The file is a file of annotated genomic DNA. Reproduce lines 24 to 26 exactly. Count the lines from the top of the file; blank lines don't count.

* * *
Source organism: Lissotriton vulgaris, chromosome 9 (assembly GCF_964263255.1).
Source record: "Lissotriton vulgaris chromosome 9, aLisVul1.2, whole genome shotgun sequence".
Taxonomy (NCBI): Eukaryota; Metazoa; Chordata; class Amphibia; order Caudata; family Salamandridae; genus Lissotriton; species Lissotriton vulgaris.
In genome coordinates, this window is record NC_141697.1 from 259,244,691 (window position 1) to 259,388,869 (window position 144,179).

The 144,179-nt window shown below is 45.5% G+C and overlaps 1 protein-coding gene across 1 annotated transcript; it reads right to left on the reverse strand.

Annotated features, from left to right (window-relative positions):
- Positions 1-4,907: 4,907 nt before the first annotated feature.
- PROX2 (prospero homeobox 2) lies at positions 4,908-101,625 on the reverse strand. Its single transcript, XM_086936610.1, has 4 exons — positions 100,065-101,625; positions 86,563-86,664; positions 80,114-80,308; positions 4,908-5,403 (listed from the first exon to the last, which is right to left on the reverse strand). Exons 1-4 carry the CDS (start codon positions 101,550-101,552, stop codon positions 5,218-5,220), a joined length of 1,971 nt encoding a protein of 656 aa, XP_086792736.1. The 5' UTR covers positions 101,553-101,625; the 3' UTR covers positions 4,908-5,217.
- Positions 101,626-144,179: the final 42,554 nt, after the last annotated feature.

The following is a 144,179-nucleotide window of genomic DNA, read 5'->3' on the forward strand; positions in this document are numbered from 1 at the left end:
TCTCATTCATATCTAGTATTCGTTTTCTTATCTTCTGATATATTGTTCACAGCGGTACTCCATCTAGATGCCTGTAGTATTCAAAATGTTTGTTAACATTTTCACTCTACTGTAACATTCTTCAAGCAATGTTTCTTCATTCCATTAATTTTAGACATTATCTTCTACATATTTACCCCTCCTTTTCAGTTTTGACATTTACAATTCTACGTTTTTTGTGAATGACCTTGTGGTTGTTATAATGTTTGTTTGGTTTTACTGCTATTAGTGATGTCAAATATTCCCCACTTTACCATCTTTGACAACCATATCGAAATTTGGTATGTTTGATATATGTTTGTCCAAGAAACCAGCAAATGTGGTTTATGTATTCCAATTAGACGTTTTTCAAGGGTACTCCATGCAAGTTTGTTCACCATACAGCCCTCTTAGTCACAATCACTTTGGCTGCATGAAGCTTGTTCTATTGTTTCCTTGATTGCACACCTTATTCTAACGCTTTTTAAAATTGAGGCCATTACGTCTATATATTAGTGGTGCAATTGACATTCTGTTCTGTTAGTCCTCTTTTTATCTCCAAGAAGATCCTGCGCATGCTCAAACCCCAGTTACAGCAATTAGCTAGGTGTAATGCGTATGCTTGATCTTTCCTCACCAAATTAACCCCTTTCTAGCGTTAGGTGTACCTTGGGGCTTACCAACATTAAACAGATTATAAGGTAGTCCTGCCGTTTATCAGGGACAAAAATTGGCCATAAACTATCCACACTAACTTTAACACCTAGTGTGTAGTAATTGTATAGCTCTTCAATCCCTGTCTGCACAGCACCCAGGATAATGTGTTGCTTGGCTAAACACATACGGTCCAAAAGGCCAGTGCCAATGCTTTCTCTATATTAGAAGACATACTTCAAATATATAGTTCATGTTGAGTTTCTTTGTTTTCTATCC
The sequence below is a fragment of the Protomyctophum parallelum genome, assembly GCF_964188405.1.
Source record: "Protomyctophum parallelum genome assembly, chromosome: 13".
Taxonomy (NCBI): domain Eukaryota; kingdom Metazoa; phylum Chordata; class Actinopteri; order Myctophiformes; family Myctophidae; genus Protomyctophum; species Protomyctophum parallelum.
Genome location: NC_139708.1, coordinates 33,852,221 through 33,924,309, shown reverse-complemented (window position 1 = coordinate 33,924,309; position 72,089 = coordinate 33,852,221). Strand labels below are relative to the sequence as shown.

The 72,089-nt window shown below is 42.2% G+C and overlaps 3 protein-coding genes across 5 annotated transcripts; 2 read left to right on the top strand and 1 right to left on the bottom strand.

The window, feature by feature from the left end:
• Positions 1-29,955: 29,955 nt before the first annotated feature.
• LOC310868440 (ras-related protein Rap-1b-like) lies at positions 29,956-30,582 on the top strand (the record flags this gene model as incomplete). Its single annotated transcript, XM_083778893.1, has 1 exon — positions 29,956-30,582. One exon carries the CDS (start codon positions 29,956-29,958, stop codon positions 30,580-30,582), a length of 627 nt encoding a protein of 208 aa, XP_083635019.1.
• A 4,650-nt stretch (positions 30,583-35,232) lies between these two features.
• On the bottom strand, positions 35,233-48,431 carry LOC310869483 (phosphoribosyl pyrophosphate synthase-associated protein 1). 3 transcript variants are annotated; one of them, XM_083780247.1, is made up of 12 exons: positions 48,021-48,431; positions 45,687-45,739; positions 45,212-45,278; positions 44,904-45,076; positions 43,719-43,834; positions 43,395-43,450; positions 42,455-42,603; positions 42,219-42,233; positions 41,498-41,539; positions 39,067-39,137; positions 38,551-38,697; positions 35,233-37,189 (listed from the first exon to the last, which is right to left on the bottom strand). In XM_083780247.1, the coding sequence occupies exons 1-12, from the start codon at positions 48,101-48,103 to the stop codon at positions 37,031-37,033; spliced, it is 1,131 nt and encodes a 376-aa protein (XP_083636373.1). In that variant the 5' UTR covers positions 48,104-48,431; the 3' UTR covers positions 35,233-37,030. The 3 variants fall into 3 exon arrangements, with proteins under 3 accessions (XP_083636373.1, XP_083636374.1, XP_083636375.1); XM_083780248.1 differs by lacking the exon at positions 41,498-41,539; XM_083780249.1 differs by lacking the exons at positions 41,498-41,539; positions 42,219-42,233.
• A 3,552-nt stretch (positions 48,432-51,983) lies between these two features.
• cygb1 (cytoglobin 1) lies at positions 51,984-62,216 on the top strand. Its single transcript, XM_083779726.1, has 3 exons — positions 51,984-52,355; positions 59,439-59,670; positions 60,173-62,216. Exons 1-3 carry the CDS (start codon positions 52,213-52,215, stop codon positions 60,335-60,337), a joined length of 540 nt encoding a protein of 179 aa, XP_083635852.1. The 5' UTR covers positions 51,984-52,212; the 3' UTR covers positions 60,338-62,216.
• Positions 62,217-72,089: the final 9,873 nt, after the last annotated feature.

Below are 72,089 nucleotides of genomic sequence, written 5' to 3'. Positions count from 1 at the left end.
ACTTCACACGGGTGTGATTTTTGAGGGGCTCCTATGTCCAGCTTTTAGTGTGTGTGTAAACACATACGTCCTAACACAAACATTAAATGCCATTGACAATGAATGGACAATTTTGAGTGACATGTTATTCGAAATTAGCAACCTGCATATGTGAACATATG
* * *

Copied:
• Positions 62,217-72,089: the final 9,873 nt, after the last annotated feature.

Below are 72,089 nucleotides of genomic sequence, written 5' to 3'. Positions count from 1 at the left end.
ACTTCACACGGGTGTGATTTTTGAGGGGCTCCTATGTCCAGCTTTTAGTGTGTGTGTAAACACATACGTCCTAACACAAACATTAAATGCCATTGACAATGAATGGACAATTTTGAGTGACATGTTATTCGAAATTAGCAACCTGCATATGTGAACATATG